The Racine Journal-Times Sunday Bulletin from Racine, Wisconsin on January 14, 1962 · Page 29
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January 14, 1962

The Racine Journal-Times Sunday Bulletin from Racine, Wisconsin · Page 29

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Racine, Wisconsin
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Sunday, January 14, 1962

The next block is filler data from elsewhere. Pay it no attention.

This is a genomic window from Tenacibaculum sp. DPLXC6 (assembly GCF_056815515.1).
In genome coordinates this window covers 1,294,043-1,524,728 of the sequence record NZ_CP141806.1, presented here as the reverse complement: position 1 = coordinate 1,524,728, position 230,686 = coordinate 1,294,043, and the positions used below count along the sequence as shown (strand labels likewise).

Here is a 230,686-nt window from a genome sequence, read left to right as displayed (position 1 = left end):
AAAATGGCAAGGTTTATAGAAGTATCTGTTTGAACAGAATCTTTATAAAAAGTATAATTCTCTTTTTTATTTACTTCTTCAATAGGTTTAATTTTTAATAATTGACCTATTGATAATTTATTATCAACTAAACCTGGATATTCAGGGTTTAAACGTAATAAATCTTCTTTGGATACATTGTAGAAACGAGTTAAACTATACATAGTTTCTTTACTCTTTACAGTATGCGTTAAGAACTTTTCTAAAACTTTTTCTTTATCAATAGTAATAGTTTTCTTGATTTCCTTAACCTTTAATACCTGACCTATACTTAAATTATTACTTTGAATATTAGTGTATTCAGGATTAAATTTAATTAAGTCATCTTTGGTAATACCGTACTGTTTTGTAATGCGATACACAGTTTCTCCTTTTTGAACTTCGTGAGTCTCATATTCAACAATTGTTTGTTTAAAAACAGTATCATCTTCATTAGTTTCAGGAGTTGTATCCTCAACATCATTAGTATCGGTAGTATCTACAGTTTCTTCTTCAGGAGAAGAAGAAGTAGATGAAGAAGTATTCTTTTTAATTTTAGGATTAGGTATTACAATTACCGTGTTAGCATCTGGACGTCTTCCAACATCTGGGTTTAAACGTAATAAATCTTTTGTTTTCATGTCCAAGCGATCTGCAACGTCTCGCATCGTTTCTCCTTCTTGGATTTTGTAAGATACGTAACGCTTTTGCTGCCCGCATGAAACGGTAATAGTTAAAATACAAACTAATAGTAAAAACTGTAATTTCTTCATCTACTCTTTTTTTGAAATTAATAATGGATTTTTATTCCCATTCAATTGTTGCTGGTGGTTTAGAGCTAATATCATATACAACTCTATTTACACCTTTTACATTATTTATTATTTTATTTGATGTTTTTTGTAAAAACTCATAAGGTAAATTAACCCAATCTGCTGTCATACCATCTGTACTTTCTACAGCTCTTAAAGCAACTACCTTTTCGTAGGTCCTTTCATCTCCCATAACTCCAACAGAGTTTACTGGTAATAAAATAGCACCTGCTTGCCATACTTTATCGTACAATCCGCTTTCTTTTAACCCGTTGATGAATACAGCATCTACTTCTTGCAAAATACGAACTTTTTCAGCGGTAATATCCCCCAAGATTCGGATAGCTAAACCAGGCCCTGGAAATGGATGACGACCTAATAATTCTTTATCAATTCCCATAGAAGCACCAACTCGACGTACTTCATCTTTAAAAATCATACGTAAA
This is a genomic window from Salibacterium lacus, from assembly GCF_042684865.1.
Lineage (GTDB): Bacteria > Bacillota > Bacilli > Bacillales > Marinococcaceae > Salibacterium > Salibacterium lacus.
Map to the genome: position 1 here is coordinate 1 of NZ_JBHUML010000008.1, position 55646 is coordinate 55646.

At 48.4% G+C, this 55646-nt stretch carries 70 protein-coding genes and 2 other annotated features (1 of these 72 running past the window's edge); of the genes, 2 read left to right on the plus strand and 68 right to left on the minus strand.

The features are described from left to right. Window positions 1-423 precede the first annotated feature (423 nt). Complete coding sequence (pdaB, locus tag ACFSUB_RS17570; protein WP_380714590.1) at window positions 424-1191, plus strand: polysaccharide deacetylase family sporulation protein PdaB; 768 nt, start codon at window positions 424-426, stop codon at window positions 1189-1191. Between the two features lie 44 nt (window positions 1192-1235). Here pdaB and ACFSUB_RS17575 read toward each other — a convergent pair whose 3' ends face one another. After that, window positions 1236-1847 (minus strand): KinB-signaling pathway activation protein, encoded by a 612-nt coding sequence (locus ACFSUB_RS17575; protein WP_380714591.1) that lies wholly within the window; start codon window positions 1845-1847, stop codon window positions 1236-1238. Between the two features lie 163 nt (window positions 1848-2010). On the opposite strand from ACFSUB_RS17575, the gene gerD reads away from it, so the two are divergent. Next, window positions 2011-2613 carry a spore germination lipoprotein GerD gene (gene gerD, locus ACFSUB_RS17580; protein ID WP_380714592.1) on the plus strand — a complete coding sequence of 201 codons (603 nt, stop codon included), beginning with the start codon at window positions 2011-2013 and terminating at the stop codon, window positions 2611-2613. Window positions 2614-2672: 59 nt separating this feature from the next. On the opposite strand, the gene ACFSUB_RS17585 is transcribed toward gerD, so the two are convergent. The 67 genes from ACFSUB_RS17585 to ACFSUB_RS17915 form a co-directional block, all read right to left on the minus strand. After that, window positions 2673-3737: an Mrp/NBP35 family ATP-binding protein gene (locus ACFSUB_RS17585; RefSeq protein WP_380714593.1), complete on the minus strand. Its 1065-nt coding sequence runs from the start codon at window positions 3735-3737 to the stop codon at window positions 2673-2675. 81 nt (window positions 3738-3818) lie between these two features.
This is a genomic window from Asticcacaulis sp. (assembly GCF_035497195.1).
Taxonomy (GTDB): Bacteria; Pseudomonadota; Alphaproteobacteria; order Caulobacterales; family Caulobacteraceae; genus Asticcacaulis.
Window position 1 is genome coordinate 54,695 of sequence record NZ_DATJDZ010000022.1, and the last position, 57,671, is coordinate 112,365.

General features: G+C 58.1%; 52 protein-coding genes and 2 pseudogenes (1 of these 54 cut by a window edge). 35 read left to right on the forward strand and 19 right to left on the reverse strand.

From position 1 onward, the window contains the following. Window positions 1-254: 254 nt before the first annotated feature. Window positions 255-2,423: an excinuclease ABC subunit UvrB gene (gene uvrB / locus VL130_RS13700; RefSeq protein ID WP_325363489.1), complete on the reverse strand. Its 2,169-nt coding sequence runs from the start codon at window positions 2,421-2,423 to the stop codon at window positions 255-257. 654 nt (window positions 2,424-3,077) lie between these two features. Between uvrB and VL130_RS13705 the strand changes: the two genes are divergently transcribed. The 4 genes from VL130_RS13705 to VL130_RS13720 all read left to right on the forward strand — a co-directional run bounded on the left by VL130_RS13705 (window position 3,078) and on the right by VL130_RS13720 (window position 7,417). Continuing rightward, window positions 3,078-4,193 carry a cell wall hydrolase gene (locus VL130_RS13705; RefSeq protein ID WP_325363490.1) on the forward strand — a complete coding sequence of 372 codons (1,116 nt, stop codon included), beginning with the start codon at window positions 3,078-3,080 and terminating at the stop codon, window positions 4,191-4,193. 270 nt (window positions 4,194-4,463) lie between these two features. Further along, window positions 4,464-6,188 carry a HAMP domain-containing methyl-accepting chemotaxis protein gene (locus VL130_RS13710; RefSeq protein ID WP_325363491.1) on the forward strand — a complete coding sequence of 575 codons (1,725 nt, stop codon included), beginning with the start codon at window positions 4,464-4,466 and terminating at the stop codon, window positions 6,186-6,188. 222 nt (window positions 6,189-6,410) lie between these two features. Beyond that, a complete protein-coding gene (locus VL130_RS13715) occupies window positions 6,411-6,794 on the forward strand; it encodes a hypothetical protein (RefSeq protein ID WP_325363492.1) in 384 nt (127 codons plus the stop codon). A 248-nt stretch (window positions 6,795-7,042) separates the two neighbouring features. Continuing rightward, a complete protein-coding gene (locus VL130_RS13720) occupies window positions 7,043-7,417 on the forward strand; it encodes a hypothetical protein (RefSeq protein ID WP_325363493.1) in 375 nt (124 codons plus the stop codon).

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Marque+te.. 60 Ohio State.. 89 Air Forte ... 36 Michigan .64 Iowa....... 65 Minnesota.. 63 Illinois 66 Purdue 90 Indiana 98 Park ...61 Mil. Lutheran 60 Michigan S. 65 NU........74 DePaul 89 Phillips 51 Racine 49 THE RACINE JOURNAL-TIMES SECTION THREE JANUARY 14, 1962 Warriors Romp Over Cadets 60-36 Buckeyes Beat Michigan '5' by 89 to 64 COLUMBUS, Ohio — (^)— Ohio State's top-ranked Buckeyes rolled to their 12th straight victory defeating rival Michigan 89-64 in a Big Ten battle here Saturday night. The scrappy Wolverines led the Bucks through the opening minutes of the game and at several points held five-point advantages. But, with the score 12-7, the Buckeyes began finding the range. John Havlicek, who wound up the night with 18 points, finally put Ohio State out in front for good 13-12 on a layup with 13:30 left in the half. From then on Ohio State steadily pulled away. By the intermission Ohio State had moved to a 45-31 lead. All-America Jerry Lucas led all of the scorers with 21 points, 20 of them coming on field goals. Lucas grabbed 20 rebounds. Little 5-foot-lO Bob Cantrell topped Michigan with 17 points. The Bucks hit on 49 per cent from the field, 38-37. Michigan had a 42 per cent mark on 26 of 62. Ohio State—89 Michigan—84 FGFTPi FO FTP Teams Are Tied 1414 at Half Havllcelt McDonald Lucas Nowell Reasbecfc KnlRht Gearhart Bradda Lane Prazier Flatt 2'Cole llOosterbaan OIHarris I'Hall 2iCBntrell 3 HiRgs I'Brown 1 Herner 0 Jackson 1| 0! Totals 38 13 121 Totals 26 12 13 —AP Wlrephoto COACHES HONORED— Two of the football coaches honored Saturday_ night by the Washington, D.C. Touchdown Club were Vince Lombard!, right, of the Green Bay Packers, named the outstanding pro coach of the year, and Lee McLaughlin, whose Washington & Lee team was named outstanding small college team. East Squad Aims to Prove They, Too, Can Play Football LOS ANGELES —(^P)— Allie Sherman and his East All Stars try to prove in the Pro Bowl today that pro football supremacy isn't the sole property of the West. Lopsided victories by Green Bay and Detroit in the post- M.cmlan''.:::: 3! a^-e'iseason playoffs for first and ithird place in the National Grid Stars, Politicians Get Together WASHINGTON — (JP) — Washington cele b ri t i e s headed by Vice President Lyndon B. Johnson—joined Saturday night with just plain football fans to pay tribute to 1961's football heroes. Big names were a dime-a- dozen among the 1,500 persons at the 27th annual awards banquet of the Washington Touchdown Club. Sports figures such as Ernie Davis, Paul Hornung, Vince Lombardi, Paul (Bear) Bryaht, Stan M u s i a 1 and Whitey Ford mingled with congressmen, cabinet members, Supreme Court justices and other public officials at the black-tie affair. Top college football team awards went to Alabama and Washington & Lee. Individuals honored included Ernie Davis of Syracuse, Joe Romig of Colorado, Gary Collins of Maryland, Greg Mather of Navy and Dr. John Bateman of Rutgers. Professional winners were halfback Paul Hornung and coach Vince Lombardi, both of the Green Bay Packers. Milwaukee Plans Women's Tourney MILWAUKEE — (/P) — Football League have serious- jly damaged the East's reputation. So have four West victories in the last five Pro Bowls and a series lead of 7-4. The West is a 6 1/2 point favorite. The weatherman predicts clear weather near 70 degrees for the game in Los Angeles Memorial Coliseum. Each team will be missing an offensive backfield star from its division. Green Bay halfback Paul Hornung is in the Army, and Philadelphia quarterback. Sonny Jorgenseri was injured in the Playoff Bowl Jan. 6. Brown vs. Taylor The best prospective ground-gaining duel matches fullbacks Jim Brown of Cleveland and Jim Taylor of Green Bay. Brown nipped Taylor for the league rushing crown, but Taylor prevailed when the Packers smothered the Browns in a regular season game. Baltimore's Johnny Unitas, back of the game in the last two Pro Bowls, and Green Bay's Bart Starr, a Johnny- come-lately as a top quarterback, will split the West passing assignment. Coach Norm Van Brocklin's Westerners have the league's 1-2 men in pass receiving — Red Phillips of Los Angeles and Raymond Berry of Baltimore. Go Through Air Sherman's East team Pro Bowl Rosters fig- EAST No. Name 11 Plum QB-O 16 TUtlc QB-O 20 Perkins HB-O 21 McD'nd HB-O'24 22 Dean HB-O 25 23 24 I WEST Pos.|No. Name Starr Unitas Woodson Moore Dove Name Bryant as Top Coach CHICAGO — m — Paul (Bear) Bryant of Alabama's unbeaten mythical national football champions was Po.s QB-O QB-O HB-D HB-O S-D Barnes HB-D 26 Arnett HB-O Stacv HB-D 28 Larv S-D , ^ , , , 25 James HB-O 34 Pitr's'te FB-O UreS also to go through thepO Webster PB-O'35 McElhnv HB-O air. The Giants' Y. A. Tittle,I34 for years a Western Division 14? man, will open at quarterback for the East. His alternate is the Browns' Milt Plum, leader'fio the past two seasons in the^^ '64 NFL's composite passing sta -|,i8 tistics. Their prime targets: New York's Del Shofner, third in receiving, and Tommy McDonald of the Eagles, tops in touchdown catches. Telecast of the game (Channels 4 and 5) will start at 2:45 p.m. (CST). Brown Baueh'n Reeer Norton Patton Hill Morrow Schrader Pottlos Huff Nisbv Smith Qrav Toneff Gain Staulner Lemek PB-O 39 LB-D 43 LB-D 44 S-D 48 S-D,51 HB-D 56 C-Oi58 C-O 62 LB-D'65 LB-D 66 a-O 71 G-0;73 0-0 75 T-Dne T-Dn7 E-D 78 T-OI79 McCorm'k T-O:80 Robust'lU E-D 81 Blelskl E-O 82 Katcav'se E-DJ83 Dial E-OI84 W'st'n E-O.PKI86 Shofner E-D 88 Randle E-0;8B Taylor Whlfton Lane Rlchter RlhKO Martin Schmidt Oeorge Forester Connolly OreRK NomclUnl Karras Jordan Parker Jones St. Clair PhlUlDs Atkins Berry Marchettl McGee Relchow Gibbons Dltka FB-O HB-D Schaumb'g Knlpp Vlccelllo Judd Head Porter Lacey Totals 13 10 17i Air Force ,.. Marquette MILWAUKEE —(/?>)—Marquette's basketball Warriors came alive after a nightmarish first half and overwhelmed Air Force Academy 60-36 Iz?/-''",,, r, . , • X ^ if .1 • piffend'fcr Saturday night for their [Hmman eighth victofy in nine starts on a chummy home court. A 141/2 point favorite despite Air Force's five game winning streak since an opening loss, Marquette was unable to crack the Falcon's tight zone defense and was held to a 14-14 standoff in the first half. • Strike Quickly The Warriors struck quickly in the opening seconds after the intermission and stormed into a comfortable lead. Juniors Paul Hornak, Dave Erickson and Len Jefferson, with help from Ron Glaser and Joe Scanlon, sparked the surge. Despite a big height advantage, Marquette was outre- bounded by a 21-13 margin in the first half and had trouble hitting from the outside. Tight" Zone Air Force—Hfl IMarquettc—(10 FG FT P FG FT P 3'Hornak 3, Erickson 1 Jefferson 2 Glaser 2;Nlxon 2 Borowskl 3'Poulsen 0]Chm'lewskl 0:Scanlon Vandcrden Crivello Culver Totals 14 14 cashing in on only five of 18 floor shots. But from the time Hornak hit on a corner jump shot 20 seconds into the second half the Warriors were in command. They dominated the rest of the game entirely and let Nixon, a Bob Cousy-type dribbler, put on a show for the 6,005 fans for the final 21/4 minutes. In that short period, Nixon converted seven of eight free throws after drawing fouls. Gets 15 Points Hornak led the Marquette scorers with 15 points, while. Erickson contributed 12. Henry Viccellio was high for Air Force with 12. In boosting its record toj 9-4 heading into a two-weekj break for first semester ex-, ams, Marquette finished with: a 45.8 shooting percentage to 28.3 for Air Force and had a 46-26 advantage in rebounds. —AP Wlreplinlo WINDY SPILL — Ed Brisson of Minneapolis came down the knoll at Westby's Snowflake ski jump Saturday when a cross wind caught him and sent him sprawling. The meet was held up until today. Winners will compete in the international championships in Poland. CHICAGO —m— The National Collegiate Athletic Association unanimously voted its "complete support" in creation of new federations in track and field, gymnastics and basketball Saturday and authorized its council to refer the colleges' control-dis- ipute with the Amateur Ath- Jl^lgi'Chicago Black Hawks built upjletic Union to the federal gov- Lf'-D a 3-0 lead early in the game ernment. Black Hawks Tip Rangers 4 to 2 CHICAGO — (/P) — The NCAA to Create New Federations held on to take a 4-2 The action, including a Nelson's FTs Give Hawkeyes 65-63 Victory Iowa City, Iowa — (/P) — Iowa's high scoring Don Nel- json sank two free throws jwith five seconds left Satur- 'day for a 65-63 victory over iMinnesota that spoiled the jGophers' chance of taking lover undisputed lead in the I Big Ten basketball race, j Nelson, who had run up 75 points in the Hawkeyes' last !tvvo conference games, was ;ciosely guarded with three iCophers working against him jinuch of the time. But he icashed in on 12 free throws and wound up with a total of 20 points. Both teams now have a 2-1 record in the conference campaign. A victory for Minnesota would have enabled the Gophers to go against Ohio State next week undefeated. Cronk Gets 19 Minesota's scoring was led by Ray Cronk with 19 points and Eric Magdanz with 15. What really helped the Hawkeyes in a big way was in football and bas-jthe return of veteran Joe under NCAA cerfifi-lReddington to the starting lineup. He had given way to sophomores in Iowa's early games. Joe responded with 17 points on 15 and 20-foot shots from the field. Minnesota broke out of a 'seven-point deficit to bring .a 32-32 tie at halftime after games i <Letball cation. 3 — Adopt a resolution criticizing professional football clubs for "disruptive activities in the area of premature signings." 4—Reject again a proposa c-o PK -o;then „ ^ LB -'glvictory from the New Yorklmildly surprising reference tol^*^^ outcome of a game, 'o-o,Rangers in a tense Nationaljthe seeking of federal help, for a national letter of intent, ^^^^^ 5_Rejoct Notre Dame's bid seven times before the inter- o let the rules makers rcver.se mission. LB o T-O TIDJ Hockey League game Satur- ?:g.day night. ^•gj The final Chicago goal, T-0 |Bobby Hull's second of the E-Djnight, was scored while Rang- E-D er netminder Gump Worsley lloiwas off the ice in the final E-D E-O Officials — Referee Harry Brubaker (231; umpire Joe Muha (431,- head- llnesman George Murphy (30); back JiidKe Jack Nix (41); field Judge James Tunney 1321. minute of play. By winning the Hawks took over third place by themselves from the Rangers, came on the final day of the week-long NCAA convention at a busy business session. Adopted Measures The delegates also voted to: 1—Ban all outsjde basketball competition for college players, part of the association 's slap at gambling and bribery. 2—Bring college all star The expected approval by Hawkeyes Spurt Th7MiTwruke7junior 'cham -|"^"^^t ^f,^^ /"^".'^ ber of Commerce announced y^f.'" JT^T"" - , , ,,, iball Coaches Association Saturday it will sponsor an open golf tournament next July which will attract the nation's leading women professionals. Saturday night at the NCAA convention. Alonzo S. (Jake) Gaither, whose Florida A & M team I matched Alabama's 10-0 rec- -Tuckaway Country Club|ord. was named coach of the will be the scene of the major; year for small colleges, classicsetfor July 12-15, The; Balloting for final place announcement by Nic Toma-,was close in both the major ra, Tuckaway president, and and small college voting. Don Schuppe. Jaycees tourna- Runners-up were D a r r e 1 ment chairman, said the purse^Royal of Texas, recently will be at least $10,000. In This Section Sports Pages 2, 3, 4, 5 Markets Pages 6, 7 Classified, Pages 7, 8, 9, 10,11 %iiaers .Page 12 named coach of the year by the National Football Writers Association, and James Ostendarp of Amherst. The 1960 winners were Murray Warma^h of Minnesota and Warren Woodson of New MexicQ^State. I The Hawkeyes spurted to the full convention of ncw.^n 11-point edge at 46-35 in federations in track, basket- the first 7 minutes of the ball and gymnastics came as,second half. Minnesota nar- part of a resolution presentedi'""^^^ R^P "^''^'^ to the NCAA body by Wilbur Johns, athletic director at UCLA and chairman of the NCAA committee on AAU- Olympic relations. Presented by Reed The pro football resolution 8:24 left but in two minutes Iowa went ahead by 10 points at 56-46. A basket by Cronk and a layup by Magdanz pulled Minnesota to 60-59 with less than two minutes left. Nelson made one of two free throws to make it 63- Mehlhaus NelKon Rp'dlnRton SKykownv Novak Mesnlck l.orcn/. PO FT P :i 4 fj Mn «cliin7. 2 Crcmk 2 McGrann 2 Ualcinun 4 l .liu 'hnn 1 Jf'iix'n 1 Driisk.ii 0 8liin« Dni IN iKe .s.sliT ro FT P 3 0 4 12 B 1 1 0 2 0 2 0 1 0 Tolal .H 24 n ni Totals Iowa ; Minnesota 3-.! 23 17 Ifl 33 -«,') 31-63 was presented by Bill Reed,|6i and Cronk tied it up be- commissioner of the Big Ten.jfore Nelson's winning points, who asked and received as-|io«»— n,-, .Minnesoia—«:! sociation approval for contin -|„„n^„„ uation of his special committee that has been attempting !to reach agreement with the iNational, American and Ca- jnadian football leagues over premature signings. For the first time the NCAA will begin a certification program of college all-star games in basketball and football, |making those games subject to requirements now in effect for bowl games. The certification includes a provision limiting such contests to vacation p e r i 0 d s on the academic calendar. The main effect would be on basketball games such as East-West games played in jthe past in New York and iKansas City. For approval, they would have to be held during a vacational period. WINTER JOURNEY — The cold grip of winter has paralyzed this summer fishing hole on the Fox River. Trees are bare an^ dead, a heavy blanket of snow lies —Journal-Times Phoio over the ice upon the water. Only th6 tracks of a solitary rabbit show as evidence that life goes on in this cold, frozen landscape. Winds Halt Westby Meet WESTBY, Wis. — m — Winds estimated at 25-30 m,p,h, across the takeoff point prevented competition Saturday in trails for places on the team that will represent the United States in the FIS ski jumping world championships in Poland next month. Officials plan six jumps I" imiiiiKiiimiiiiiiimmmii I today, three in the morning and three in the afternoon. No time was set for the Snowflake Ski Club's 39th annual meet, over which the FIS competition takes precedence, but officials were expected to declare the FIS winner the champion of both events. Aside from the southerly iwind, weather conditions jwere good for jumping Satur- jday, with sunshine and temperatures around 32 degrees. Officials called a one hour delay before permitting the beginning of the Snowflake meet on the 60-raeter hill, but halted the jumping after about 15 riders iiad made their leaps. Lyle Swenson of Westby posted the longest jump, 190 feet, but it didn't count. The 80-meter hill was not used. Wilt Sets Record PHILADELPHIA — (iT) —Wilt Chamberlain set a regulation game scoring record Saturday night with 73 points to lead the Philadelphia Warriors to a 135117 victory over the Chicago Packers before 3,516 at Convention Hall in a National Basketball Association game. Chamberlain's 29 field goals and 15 fouls erased the mark of 71 set by the Los Angeles Lakers' Elgin Baylor in 1960. Chamberlain holds the league's record for total points in a game, 78 scored in a triple overtime contest against the Lakers earlier this year. See box scores on page 2. 'iiiiiiiiiiiiiiiiiiiiiiiiii^iiiiiiiiiiiiiiii